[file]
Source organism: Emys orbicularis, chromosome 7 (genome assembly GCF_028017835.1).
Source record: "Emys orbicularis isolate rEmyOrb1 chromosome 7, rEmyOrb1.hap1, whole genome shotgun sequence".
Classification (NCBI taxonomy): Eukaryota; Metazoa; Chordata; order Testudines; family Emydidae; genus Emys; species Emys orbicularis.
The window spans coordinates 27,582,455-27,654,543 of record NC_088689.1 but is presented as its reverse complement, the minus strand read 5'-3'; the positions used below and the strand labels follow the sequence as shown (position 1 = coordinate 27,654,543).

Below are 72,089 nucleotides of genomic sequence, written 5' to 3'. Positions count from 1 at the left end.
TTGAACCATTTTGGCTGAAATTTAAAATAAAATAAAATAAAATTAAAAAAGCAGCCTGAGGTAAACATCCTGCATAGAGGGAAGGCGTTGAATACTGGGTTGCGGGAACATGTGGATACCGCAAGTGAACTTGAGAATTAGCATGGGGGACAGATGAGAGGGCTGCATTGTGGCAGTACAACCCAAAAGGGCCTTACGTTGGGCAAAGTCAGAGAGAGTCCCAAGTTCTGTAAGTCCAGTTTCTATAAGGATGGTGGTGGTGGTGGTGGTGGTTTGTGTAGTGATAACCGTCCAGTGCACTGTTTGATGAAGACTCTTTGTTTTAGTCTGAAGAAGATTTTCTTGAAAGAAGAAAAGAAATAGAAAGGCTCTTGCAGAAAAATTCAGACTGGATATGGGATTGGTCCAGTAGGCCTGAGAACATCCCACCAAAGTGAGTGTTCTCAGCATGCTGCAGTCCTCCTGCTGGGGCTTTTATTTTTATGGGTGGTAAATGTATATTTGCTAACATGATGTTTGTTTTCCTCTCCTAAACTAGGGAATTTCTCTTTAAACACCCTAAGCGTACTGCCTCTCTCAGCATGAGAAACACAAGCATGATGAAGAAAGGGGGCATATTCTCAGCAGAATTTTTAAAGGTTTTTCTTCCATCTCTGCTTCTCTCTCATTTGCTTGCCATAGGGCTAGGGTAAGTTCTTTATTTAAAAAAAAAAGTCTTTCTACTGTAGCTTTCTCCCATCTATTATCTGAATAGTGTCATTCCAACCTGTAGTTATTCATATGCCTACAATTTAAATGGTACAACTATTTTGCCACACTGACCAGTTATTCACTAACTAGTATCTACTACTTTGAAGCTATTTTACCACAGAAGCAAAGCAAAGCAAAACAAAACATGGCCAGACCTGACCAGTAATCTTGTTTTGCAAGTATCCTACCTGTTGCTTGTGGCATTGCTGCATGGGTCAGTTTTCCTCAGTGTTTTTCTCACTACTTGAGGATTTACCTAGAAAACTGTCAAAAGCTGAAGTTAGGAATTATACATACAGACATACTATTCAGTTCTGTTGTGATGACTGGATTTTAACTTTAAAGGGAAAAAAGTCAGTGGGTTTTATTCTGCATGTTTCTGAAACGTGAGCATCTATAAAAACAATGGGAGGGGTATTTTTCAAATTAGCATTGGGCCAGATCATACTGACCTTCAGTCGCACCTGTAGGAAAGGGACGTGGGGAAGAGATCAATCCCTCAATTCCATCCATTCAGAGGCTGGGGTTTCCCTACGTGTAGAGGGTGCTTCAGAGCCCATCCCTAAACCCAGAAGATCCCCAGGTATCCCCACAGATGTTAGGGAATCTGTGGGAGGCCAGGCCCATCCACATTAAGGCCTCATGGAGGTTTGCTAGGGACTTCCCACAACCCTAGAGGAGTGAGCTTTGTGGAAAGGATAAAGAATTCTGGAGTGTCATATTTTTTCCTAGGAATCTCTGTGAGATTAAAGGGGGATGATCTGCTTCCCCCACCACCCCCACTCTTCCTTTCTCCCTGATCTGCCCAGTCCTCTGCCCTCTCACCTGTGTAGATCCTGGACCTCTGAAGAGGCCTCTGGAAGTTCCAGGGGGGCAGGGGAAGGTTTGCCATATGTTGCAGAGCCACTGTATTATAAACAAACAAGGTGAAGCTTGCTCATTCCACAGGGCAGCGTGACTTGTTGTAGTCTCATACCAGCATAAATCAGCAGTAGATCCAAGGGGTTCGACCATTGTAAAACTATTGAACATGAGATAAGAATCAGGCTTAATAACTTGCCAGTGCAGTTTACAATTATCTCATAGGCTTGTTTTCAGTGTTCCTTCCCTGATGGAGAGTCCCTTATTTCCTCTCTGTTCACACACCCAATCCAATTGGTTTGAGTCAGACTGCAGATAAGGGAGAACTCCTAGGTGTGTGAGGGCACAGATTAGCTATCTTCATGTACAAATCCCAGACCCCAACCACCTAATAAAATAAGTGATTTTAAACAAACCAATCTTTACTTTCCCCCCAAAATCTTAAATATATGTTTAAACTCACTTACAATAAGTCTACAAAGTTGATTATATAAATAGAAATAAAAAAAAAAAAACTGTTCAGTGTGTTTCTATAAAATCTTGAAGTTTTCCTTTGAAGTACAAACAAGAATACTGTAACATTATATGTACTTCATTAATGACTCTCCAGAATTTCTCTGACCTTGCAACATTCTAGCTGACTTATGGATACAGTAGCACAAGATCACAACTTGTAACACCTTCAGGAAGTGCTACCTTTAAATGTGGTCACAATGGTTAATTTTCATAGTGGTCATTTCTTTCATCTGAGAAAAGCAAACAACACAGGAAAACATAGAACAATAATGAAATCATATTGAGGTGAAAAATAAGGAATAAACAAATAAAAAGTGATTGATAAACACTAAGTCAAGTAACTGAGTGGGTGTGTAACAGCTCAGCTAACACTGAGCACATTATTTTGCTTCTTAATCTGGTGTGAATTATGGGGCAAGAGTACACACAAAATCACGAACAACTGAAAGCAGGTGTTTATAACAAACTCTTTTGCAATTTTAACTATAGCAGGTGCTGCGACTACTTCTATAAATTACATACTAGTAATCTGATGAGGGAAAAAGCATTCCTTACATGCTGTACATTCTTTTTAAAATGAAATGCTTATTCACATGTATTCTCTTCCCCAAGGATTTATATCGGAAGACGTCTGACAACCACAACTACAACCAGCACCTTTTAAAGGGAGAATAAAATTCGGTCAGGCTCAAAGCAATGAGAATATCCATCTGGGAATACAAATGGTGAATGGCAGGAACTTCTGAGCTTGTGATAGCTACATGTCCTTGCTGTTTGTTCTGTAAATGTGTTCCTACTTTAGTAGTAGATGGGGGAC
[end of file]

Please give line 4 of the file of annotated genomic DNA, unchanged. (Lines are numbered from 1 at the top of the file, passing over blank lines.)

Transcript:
The window spans coordinates 27,582,455-27,654,543 of record NC_088689.1 but is presented as its reverse complement, the minus strand read 5'-3'; the positions used below and the strand labels follow the sequence as shown (position 1 = coordinate 27,654,543).